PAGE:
Union credits mayor and council for recent moves to bring multiple services in-house
BURNABY—CUPE 23 has welcomed approximately 50 fitness professionals as new City of Burnaby employees after an overwhelming certification vote in favour of joining the union, confirmed by the Labour Relations Board on March 23.
The new CUPE members are mostly instructors of high-intensity or low-intensity fitness and yoga classes who had previously worked for the City on a contract basis. Some time ago, a small group of instructors challenged the employer as they weren’t being paid the six-per-cent in lieu of vacation they were entitled to after five years of service, under the Employment Standards Act. As a result of their appeal, these workers received their retroactive pay for time served.
When the fitness professionals contacted CUPE 23 at the beginning of the COVID-19 pandemic last year, the union worked with Parks Director Dave Ellenwood and Mayor Mike Hurley to include these workers in the adjustment agreement reached for all City of Burnaby employees affected by the resulting lay-offs. The agreement made the fitness professionals realize they were being treated better than unorganized workers, so they decided to join CUPE.
“The thing that’s awesome is that all the members are so happy to be part of the union because of the experiences they’ve had outside of the union,” said CUPE 23 President Bruce Campbell. “I can’t wait to negotiate fair wages and good working conditions for these members.”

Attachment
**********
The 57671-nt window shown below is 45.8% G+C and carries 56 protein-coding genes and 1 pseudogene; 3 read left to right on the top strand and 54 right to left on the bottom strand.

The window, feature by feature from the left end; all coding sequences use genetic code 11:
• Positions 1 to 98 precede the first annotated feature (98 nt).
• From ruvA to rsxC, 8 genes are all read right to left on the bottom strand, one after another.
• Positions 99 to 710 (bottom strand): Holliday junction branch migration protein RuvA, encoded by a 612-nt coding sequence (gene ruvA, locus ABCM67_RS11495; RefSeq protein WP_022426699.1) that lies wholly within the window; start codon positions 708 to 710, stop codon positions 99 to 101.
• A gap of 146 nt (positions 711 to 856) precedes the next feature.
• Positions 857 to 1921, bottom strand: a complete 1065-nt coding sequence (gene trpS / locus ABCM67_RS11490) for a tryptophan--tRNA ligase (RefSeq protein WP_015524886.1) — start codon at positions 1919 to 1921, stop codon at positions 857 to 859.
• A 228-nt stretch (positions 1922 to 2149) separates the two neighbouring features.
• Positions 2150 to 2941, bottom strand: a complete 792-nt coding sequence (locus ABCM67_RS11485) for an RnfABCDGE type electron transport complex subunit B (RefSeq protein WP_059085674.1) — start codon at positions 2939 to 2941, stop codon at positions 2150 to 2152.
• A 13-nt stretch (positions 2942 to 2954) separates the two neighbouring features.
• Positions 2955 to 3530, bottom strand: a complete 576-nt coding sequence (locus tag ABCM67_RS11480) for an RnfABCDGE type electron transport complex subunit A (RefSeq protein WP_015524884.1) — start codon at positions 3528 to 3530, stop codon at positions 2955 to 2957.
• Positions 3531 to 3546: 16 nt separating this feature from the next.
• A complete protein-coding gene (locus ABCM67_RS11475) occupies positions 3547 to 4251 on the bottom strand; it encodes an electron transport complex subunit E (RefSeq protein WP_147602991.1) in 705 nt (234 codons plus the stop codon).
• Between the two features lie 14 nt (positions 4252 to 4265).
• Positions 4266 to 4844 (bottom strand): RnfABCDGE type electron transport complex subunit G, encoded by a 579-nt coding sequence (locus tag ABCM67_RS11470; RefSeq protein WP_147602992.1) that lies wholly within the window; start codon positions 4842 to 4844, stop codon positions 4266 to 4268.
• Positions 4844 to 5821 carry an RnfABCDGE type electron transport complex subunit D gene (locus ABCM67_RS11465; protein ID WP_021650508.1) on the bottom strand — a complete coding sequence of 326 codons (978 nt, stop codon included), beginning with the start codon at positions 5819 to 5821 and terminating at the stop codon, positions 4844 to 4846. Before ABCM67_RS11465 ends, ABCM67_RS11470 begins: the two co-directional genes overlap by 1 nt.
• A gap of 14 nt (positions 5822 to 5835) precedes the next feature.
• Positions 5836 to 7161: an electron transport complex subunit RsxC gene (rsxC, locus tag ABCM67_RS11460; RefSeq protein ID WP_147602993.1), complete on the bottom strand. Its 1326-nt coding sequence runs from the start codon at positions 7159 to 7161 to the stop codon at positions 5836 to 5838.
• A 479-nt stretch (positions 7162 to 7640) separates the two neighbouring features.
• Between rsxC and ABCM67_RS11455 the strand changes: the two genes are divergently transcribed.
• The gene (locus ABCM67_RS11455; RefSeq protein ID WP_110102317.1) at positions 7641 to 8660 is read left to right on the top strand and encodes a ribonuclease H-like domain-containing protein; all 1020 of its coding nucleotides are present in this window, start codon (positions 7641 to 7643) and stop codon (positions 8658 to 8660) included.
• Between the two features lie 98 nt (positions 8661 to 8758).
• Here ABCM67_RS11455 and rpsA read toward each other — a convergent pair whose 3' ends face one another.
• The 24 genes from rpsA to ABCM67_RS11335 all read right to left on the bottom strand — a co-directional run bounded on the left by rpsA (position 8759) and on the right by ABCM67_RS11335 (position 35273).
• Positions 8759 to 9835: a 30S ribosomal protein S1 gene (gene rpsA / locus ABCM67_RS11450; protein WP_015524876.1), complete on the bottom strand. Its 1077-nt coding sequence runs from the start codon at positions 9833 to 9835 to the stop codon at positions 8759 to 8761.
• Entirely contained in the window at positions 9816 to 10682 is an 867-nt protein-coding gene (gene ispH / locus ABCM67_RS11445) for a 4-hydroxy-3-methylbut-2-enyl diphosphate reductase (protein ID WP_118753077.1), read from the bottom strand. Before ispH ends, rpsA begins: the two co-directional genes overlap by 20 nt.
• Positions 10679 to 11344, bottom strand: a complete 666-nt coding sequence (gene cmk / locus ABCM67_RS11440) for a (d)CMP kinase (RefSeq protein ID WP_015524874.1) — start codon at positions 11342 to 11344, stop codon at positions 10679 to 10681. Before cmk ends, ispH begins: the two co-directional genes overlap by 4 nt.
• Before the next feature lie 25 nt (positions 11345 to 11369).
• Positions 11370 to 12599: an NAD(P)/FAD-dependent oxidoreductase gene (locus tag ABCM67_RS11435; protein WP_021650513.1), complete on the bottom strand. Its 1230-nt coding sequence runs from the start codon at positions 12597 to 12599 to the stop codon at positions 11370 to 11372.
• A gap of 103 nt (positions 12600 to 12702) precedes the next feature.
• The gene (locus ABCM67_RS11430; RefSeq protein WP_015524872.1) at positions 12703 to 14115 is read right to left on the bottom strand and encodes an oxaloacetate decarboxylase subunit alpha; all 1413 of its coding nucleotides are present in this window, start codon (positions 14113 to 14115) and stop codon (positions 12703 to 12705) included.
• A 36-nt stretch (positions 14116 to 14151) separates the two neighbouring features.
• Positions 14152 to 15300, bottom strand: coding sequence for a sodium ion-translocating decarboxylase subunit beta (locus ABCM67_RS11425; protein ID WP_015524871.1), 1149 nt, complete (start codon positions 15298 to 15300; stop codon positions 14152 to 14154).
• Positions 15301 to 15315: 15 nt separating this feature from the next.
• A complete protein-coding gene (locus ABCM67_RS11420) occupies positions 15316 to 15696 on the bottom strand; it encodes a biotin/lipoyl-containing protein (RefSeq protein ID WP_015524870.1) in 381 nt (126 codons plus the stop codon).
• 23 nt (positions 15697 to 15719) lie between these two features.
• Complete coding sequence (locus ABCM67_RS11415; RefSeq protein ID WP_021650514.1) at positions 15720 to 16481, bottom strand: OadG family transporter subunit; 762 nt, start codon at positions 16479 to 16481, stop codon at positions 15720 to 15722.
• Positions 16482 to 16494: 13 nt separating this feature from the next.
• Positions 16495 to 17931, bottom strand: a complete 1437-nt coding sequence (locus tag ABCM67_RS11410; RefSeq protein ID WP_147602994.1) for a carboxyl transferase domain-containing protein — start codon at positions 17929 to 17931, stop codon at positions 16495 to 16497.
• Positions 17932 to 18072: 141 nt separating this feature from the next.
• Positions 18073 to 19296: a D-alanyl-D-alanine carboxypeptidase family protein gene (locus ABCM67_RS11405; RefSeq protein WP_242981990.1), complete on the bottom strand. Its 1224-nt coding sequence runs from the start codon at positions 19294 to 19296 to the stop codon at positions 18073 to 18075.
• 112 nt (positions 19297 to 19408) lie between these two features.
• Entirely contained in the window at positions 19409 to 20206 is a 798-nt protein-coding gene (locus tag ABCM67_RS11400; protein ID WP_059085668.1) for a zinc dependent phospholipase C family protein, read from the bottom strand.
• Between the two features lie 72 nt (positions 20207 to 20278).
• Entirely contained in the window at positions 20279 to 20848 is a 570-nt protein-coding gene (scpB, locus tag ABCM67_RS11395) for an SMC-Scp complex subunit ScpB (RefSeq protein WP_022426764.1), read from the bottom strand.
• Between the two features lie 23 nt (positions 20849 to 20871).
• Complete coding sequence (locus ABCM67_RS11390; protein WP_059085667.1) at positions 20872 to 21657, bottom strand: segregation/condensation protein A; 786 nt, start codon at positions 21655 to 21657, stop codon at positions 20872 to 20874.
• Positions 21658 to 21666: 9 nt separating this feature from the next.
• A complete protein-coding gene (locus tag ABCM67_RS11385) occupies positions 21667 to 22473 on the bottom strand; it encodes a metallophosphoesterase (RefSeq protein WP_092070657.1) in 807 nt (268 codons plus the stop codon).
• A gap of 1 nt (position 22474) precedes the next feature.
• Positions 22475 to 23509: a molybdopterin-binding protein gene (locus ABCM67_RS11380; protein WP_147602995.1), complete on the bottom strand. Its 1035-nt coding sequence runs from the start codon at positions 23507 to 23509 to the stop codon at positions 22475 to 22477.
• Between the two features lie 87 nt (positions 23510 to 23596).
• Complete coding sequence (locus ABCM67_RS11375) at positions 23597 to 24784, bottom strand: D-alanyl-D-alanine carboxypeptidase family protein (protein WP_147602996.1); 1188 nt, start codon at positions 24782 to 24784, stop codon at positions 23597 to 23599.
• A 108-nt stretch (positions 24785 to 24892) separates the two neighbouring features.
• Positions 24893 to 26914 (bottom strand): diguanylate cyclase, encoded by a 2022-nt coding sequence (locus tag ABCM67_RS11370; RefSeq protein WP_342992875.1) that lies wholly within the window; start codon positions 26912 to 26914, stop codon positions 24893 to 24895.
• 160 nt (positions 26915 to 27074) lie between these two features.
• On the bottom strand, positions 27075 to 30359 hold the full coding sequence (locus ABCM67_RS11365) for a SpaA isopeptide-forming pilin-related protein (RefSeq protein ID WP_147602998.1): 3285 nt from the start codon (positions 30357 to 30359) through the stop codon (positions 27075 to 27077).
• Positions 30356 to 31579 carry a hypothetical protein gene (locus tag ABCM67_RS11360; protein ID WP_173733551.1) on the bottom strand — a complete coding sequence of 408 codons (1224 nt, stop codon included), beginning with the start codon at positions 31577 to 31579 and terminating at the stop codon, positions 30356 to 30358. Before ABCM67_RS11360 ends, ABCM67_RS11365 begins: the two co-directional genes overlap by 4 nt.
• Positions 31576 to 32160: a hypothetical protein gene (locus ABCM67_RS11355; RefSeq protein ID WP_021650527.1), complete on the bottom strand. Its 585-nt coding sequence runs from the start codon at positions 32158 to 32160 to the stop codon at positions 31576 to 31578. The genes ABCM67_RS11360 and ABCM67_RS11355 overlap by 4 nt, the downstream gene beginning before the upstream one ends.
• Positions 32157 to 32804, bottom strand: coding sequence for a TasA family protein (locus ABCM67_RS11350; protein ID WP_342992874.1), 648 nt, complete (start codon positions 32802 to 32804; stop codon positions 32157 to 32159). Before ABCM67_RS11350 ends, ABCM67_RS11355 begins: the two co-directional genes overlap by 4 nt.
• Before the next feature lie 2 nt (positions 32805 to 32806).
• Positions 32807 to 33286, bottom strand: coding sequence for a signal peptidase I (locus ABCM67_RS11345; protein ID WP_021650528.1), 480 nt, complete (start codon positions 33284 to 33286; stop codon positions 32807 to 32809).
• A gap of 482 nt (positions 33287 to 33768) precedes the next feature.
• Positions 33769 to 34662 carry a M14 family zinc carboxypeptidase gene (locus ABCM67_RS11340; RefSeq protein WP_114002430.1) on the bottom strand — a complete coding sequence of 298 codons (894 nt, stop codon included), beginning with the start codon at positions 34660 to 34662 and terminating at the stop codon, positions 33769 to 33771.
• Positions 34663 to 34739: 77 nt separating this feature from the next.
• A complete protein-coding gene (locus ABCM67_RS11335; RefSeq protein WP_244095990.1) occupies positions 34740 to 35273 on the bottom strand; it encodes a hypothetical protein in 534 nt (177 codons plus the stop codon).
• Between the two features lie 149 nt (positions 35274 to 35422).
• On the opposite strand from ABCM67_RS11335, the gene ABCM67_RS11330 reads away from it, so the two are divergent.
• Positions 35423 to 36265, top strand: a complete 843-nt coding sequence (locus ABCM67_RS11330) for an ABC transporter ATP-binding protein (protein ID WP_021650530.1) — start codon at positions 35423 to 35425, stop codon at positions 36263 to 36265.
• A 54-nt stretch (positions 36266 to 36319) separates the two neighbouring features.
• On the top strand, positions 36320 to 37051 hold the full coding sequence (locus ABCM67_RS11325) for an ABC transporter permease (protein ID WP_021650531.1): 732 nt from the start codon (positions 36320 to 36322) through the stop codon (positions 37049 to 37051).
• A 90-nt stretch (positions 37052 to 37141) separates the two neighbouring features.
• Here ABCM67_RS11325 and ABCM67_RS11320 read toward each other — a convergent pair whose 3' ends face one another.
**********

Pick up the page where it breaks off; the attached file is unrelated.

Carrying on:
Although these workers received lay-off notices because of provincial health orders on March 29, added Campbell, CUPE 23 was able to negotiate payment for all scheduled shifts.
The new fitness professionals joining CUPE 23 follow the union’s successful organizing of traffic control (flag workers) and security guards. Campbell acknowledged that having a progressive mayor and council, who have respect for all working people, made a difference in bringing in these new members.
“The City of Burnaby was spending so much on traffic control contractors already, but traffic control was still a problem,” he said. “For both traffic and security, they understood that they’d get better services at lower cost by going in-house.”
CUPE 23 represents more than 2,500 inside and outside workers, foremen, and library employees for the City of Burnaby.